Very few would know that the love story of Agha Bakar and Khani Begum inspired the name Bakarkhani for the bread. Do you know that Empress Nur Jahan invented biryani? Did you know that the Nizam of Hyderabad Mir Qamaru­ddin adopted the symbol of the kulcha bread on his flag?

These are just some of the facts mentioned in Pakistan Heritage Cuisine, a beautiful coffee-table book, which delves into the history of food.

“It is not a recipe book. It’s more about our cultural heritage,” said the book’s author Sayeeda Leghari at its launch at the Indus Valley School of Art and Architecture here on Wednesday evening.

“I wanted to showcase Pakistan through the one thing we don’t debate about — food,” she said.

“Through hearsay or documented evidence, I have tried giving the background of the creation of various dishes, which have come into our homes and daily lives, and while doing this I have celebrated our unsung cooks and chefs,” she said.

Sameera Raja, who moderated the panel discussion about the treatise, said that it was really a delicious publication as the pictures in it looked edible.

Art critic Marjorie Husain also said that it was “a gorgeous book. And the beautiful pictures help one take a journey of the senses,” she said.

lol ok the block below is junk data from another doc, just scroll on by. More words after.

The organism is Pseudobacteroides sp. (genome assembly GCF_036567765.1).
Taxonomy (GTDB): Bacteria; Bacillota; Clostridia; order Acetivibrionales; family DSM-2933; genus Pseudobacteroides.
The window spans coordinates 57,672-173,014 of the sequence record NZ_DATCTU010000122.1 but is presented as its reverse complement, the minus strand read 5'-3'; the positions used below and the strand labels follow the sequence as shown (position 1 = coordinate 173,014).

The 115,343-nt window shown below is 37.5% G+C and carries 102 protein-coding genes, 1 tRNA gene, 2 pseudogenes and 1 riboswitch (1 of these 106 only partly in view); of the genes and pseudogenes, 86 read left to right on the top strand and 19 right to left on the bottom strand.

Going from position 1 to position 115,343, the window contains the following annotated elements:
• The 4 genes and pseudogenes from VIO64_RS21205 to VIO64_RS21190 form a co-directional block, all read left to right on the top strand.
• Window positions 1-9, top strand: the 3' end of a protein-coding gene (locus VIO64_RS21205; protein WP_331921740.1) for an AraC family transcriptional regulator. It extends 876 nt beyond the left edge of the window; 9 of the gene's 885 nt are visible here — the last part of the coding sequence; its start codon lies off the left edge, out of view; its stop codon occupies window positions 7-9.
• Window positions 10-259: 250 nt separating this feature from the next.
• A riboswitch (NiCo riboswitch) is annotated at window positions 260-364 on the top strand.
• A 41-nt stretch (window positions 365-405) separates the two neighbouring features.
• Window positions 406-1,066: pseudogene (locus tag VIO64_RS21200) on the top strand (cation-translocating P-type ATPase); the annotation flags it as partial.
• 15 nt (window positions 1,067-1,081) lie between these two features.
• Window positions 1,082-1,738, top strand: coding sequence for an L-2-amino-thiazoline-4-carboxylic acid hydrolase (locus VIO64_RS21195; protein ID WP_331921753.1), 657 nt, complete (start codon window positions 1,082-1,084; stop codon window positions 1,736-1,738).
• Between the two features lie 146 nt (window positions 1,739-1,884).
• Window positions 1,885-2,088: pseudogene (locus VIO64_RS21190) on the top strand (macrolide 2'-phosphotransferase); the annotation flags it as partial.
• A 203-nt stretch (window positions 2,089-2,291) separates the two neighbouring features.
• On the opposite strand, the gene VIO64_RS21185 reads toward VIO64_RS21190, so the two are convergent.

“Food was scarce when I was growing up due to war,” she said. “So I actually developed a taste for the lavish Pakistani food when I came here,” she said, while adding that she may not be a good cook herself.

“I may be hopeless in that department,” she laughed.

Mulaika Sayeed, a family member of the author, meanwhile, said that she thought that food could also “involve fusion and a little confusion.”

She explained this with her own story where her Hyderabadi husband wasn’t particularly fond of Hyderabadi food and she made innovations in it by adding Bohra food.

“I wasn’t a very good cook but I learned by practising with recipes handed down to me from the time of Arabs who came to settle here,” she said.

“Then my in-laws warned me not to share those precious recipes, which I had mastered, with my daughter as then she would take them to her in-laws. But I could always share them with my daughters-in-law to keep them in the family,” she said.

“But my daughter wasn’t interested in cooking anyway,” she added.

Pakistan’s former ambassador to the United Nations Hussain Haroon traced the history of various foods and dishes popular with different people of the world.

He spoke at length about the great Mughals of the subcontinent and their food preferences, which have laid the foundations for our traditional cuisine.

Dr Nizam-ul-Hassan, president of Child Aid Association, praised the author for her volunteerism and philanthropic work.

The author’s late friend and chef Ali Yousuf, who is also an integral part of the book and helped her research for it while travelling with her through the length and breadth of the country, was also fondly remembered on the occasion.


Originally published in Dawn, November 16th, 2017

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